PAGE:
Pushing Ourselves to Act

Submitted by Derek Alton on April 30, 2014 - 8:42pm
A community conversation with a group of young adults in Guelph

This past weekend I invited a group of friends over to help make a video about how to create a community conversation.  As part of this we held a community conversation.  They were friends from different aspects of my life so most did not know each other.  The resulting conversation was beautiful.

Those in attendence were encouraged to share a powerful experience of community.  Here are some highlights:

Resilience Festival

This event was organized without any funding.  It was 100% pushed by volunteer power.  The festival was larger this year than in past years even without the funding that had been given in past years.  All the events were busy and the potluck was packed and we still had food left over afterwards.  There was an incredibly strong sense of community everywhere -- it highlighted the power of a community in action.

10 Carden

I started volunteering at 10 Carden and quickly discovered a lively and diverse community.  There is a community board and most of the events are free so I started to attend as many as I could.  The events are varied but there is a common thread of community through it all.  This place connects peole from all walks of life.

From here we entered into a more free-flowing discussion that included some of the following ideas.

There is nothing like meeting in person but online communities are making it easier especially for artists.  Kickstarter, Patreon and other forms of crowdsourcing help build a community of support and maintain sustainability.  It would be really hard to find that same community of support without moving to a large urban center.

You no longer need to live where you work.  This allows for less commuting, saving money. More importantly it allows families and friends to stick together.  It even empowers workers to choose the location of where they want to live no matter where they work.

Interest vs. place-based community

It feels like we are moving away from place based towards interest base.  Online platforms make this easier.  Online platforms are here to stay but there is value in having both types of communities in your life.  We need to embrace each form’s strengths.

We then focused in on the barriers that get in the way of building the community we want.  Here is what they had to say:

  • 40+hour work week -- If we had more time to look after another instead of focusing on money to pay for needs.
  • Over-structuring our live -- everything (even community) needs to be scheduled in these days.
  • A lack of prioritizing social or community over other things.
  • Culture -- there are places where interacting and smiling at perfect strangers is normal.  One person recently returned from Malawi where it is the cultural norm to have sustained eye contact with people you pass on the street.  In our community this contact is considered invasive.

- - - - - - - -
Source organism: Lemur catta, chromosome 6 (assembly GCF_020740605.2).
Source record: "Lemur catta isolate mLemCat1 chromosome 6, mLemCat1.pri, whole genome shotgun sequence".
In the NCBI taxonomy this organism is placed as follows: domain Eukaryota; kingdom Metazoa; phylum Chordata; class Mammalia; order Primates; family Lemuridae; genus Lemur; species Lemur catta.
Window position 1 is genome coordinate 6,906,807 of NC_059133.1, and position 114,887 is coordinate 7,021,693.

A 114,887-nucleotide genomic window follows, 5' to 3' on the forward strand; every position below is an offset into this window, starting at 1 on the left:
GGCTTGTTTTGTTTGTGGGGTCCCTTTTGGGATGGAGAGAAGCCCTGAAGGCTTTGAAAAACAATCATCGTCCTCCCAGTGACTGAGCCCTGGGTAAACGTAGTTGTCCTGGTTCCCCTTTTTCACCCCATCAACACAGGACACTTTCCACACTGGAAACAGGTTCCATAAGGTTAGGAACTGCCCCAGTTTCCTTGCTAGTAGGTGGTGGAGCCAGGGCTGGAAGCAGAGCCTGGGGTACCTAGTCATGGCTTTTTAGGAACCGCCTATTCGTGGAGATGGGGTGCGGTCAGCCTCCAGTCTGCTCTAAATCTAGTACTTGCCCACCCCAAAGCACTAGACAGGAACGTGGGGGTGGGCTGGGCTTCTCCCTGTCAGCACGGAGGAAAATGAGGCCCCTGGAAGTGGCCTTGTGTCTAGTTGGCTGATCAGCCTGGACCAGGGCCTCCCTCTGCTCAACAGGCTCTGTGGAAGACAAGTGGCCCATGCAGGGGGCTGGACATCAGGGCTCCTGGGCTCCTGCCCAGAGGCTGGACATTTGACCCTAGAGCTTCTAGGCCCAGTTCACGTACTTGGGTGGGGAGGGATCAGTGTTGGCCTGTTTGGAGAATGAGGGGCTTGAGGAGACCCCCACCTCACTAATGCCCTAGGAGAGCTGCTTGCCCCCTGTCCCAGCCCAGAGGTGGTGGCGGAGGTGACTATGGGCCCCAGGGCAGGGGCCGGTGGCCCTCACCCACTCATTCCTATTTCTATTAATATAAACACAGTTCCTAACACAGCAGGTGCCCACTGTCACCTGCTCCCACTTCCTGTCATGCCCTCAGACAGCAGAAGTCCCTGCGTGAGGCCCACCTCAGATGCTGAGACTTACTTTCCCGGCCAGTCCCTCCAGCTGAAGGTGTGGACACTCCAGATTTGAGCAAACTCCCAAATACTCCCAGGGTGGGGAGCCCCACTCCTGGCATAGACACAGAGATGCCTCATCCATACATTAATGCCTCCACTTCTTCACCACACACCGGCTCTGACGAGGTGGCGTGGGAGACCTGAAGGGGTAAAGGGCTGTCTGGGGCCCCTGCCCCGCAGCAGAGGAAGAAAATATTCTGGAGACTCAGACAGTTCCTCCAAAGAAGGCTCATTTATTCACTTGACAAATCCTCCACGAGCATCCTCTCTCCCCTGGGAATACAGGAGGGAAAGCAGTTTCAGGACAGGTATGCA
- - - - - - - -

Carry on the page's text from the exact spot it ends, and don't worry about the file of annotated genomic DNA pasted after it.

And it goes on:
• We are prioritizing and valuing economic priorities over other forms of activities.
  • Using economic measurements to define efficiency.  Because of this community is seen as inefficient.

We then had everyone close their eyes and picture their vision for the community they wanted to be part of in 5 years.  After drawing this vision out they presented to the group.

  • Off grid housing
  • Sharing process of cooking food
  • Each household teaches something to the community
  • Self sufficient city blocks
  • More green space
  • Significant time spent outside
  • Time to pursue hobbies and interests
  • Social community
  • Shared parenting ("it takes a village to raise a child")
  • Smaller houses 
  • Public art projects
  • High density, multiuse, diverse demographic living
  • Physical, emotional and social wellbeing emphasized in day to day life
  • Shared housing
  • Pedestrian-focused downtown

With the next activity we tried something different.  The group was asked to think of an action they themselves could take now to help make this vision happen.  This was difficult at first as people wanted to jump to the societal level and focus on abstract concepts (not concrete actions).  With gentle prodding we were able to collect the list below:

  • Set up a shared living arrangement
  • Learn skills, sign up for Minga workshops
  • Actively clean up garbage from around the community
  • Put my music out into public spaces and use it as an opportunity to bring people together
  • Look into why people do not have the same community vision as us and what factors lead to their choice

Key takeaways:

  • Despite the fact that we come from different backgrounds we have common visions.
  • The ideas and innovations of the group are inspiring.
  • Strong community can lesson the need for strong social services.
Personal action

I really appreciate the call to take personal action to make change happen.  Too often we are passive observers of our environments, thinking about how we can realize our dreams is so important!


Oh man, there are so many people I want to share this with. You've encapsulated perfectly in a few column inches so much about what's important in being active and engaged participants in one's own community, how vital that is, but also how achievable it is. Wish I'd been there!!